The Parent and Grandparent Program Reopens Soon, and Canadian Immigration Lawyers Can Help
As we approach the beginning of a new year, many families will be beginning the process of applying to the Parent and Grandparent Program (PGP), a sponsorship program that is opened every year to allow citizens and permanent residents alike to help parents who live overseas to relocate to Canada. The 2016 program will open at 8:00 a.m. EST on January 4th, and will accept an as-yet unspecified number of applications. While it is possible to apply without assistance, some families opt to apply with the assistance of an immigration lawyer. Canadian immigration lawyers know the complexities of the system and can help people navigate the immigration process, reducing the risk of errors which could render an application invalid.
In the past two years, the PGP has begun accepting applications early in the year, and in both years, the application cap was met very quickly. In 2014, the 5,000 entry cap was met within weeks; in 2015, an identical cap was met in a matter of days. However, during the 2015 election, immigration issues—and especially family reunification and the Syrian refugee crisis—were central to many of the candidate’s platforms. In fact, the Liberal Party of Canada stated that, if elected, they would work to either raise the cap on PGP, or erase the cap altogether. Now that the Liberals have formed government and announced the opening date for 2016’s program, Canadian immigration lawyers are waiting patiently to discover what the application cap will be. While the application package is available online, the 2016 cap has yet to be announced—leaving some understandably anxious about whether or not there will be room for them.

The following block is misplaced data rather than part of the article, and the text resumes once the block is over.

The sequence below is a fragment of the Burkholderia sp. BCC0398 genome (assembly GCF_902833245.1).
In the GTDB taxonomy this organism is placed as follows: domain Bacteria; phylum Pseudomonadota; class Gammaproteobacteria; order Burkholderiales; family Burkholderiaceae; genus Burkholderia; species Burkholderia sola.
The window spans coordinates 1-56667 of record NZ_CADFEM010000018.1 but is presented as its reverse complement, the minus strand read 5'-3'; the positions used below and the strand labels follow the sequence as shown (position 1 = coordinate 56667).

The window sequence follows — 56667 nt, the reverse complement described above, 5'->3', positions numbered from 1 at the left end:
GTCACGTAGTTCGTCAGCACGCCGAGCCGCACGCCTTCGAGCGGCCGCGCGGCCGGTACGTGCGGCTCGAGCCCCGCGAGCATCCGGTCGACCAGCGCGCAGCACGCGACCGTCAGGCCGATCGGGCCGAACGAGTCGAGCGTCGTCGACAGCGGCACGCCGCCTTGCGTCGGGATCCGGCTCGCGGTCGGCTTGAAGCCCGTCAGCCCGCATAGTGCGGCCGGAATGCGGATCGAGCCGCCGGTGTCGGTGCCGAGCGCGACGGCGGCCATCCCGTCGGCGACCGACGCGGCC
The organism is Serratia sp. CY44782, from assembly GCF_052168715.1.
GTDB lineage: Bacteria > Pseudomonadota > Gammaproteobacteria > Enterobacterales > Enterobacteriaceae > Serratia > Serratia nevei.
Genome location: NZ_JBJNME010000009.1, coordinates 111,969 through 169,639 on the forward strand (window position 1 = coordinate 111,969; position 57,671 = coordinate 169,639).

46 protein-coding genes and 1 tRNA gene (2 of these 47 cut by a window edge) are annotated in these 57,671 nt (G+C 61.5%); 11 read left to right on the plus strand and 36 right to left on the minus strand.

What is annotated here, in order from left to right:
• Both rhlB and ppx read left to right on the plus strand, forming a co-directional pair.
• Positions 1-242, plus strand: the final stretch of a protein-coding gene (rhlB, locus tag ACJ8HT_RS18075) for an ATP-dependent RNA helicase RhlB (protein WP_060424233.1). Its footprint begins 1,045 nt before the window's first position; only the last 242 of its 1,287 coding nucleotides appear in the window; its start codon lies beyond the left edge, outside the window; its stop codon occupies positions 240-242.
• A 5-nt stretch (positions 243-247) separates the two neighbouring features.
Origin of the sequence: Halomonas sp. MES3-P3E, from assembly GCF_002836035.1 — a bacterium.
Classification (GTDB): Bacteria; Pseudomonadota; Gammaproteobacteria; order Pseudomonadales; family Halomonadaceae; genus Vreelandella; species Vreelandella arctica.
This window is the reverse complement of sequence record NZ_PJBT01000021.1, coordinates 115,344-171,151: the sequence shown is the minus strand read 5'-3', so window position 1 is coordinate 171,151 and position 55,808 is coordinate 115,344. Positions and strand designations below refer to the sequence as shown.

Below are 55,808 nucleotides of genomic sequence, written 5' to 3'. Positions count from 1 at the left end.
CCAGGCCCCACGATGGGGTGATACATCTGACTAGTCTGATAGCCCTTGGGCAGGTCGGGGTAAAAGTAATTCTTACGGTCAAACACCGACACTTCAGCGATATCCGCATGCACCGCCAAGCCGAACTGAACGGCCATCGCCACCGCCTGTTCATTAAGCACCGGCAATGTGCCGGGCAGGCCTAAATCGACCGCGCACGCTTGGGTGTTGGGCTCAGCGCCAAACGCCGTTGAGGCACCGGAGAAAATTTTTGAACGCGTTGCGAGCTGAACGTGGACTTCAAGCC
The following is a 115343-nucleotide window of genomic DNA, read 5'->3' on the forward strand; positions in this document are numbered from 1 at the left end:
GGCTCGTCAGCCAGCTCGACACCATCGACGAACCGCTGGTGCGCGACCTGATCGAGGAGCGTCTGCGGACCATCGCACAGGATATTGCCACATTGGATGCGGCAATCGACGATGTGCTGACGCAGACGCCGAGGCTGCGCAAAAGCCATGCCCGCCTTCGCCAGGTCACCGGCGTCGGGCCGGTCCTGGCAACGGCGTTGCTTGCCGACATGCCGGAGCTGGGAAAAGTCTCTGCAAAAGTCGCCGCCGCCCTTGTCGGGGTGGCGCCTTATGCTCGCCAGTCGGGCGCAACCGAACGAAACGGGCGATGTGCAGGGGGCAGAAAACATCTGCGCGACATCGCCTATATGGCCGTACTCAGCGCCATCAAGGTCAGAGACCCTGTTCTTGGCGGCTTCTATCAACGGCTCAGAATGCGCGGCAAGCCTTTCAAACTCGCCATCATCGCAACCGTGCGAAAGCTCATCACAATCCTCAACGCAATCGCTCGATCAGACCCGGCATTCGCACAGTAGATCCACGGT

To sponsor a parent or grandparent, you must prove (with or without the assistance of a citizenship lawyer) that you meet several major criteria. You must be a Canadian citizen or permanent resident yourself, and be 18 years of age or older. There is also a minimum necessary income level that must be met to be eligible for the program. To prove that you meet this criteria, you will have to submit for an assessment issued by the Canada Revenue Agency (CRA). If the sponsor has a spouse or common-law partner, the combined income may be considered. The final major criteria is committing to support the sponsored relative financially for 20 years after the date on which they become a permanent resident.
If you’re worried about the strength of your application for the Parent and Grandparent Program, please feel free to contact an experienced citizenship lawyer. A trained legal professional can answer any questions that you have and assuage your concerns. Canadian immigration lawyers are here to help you!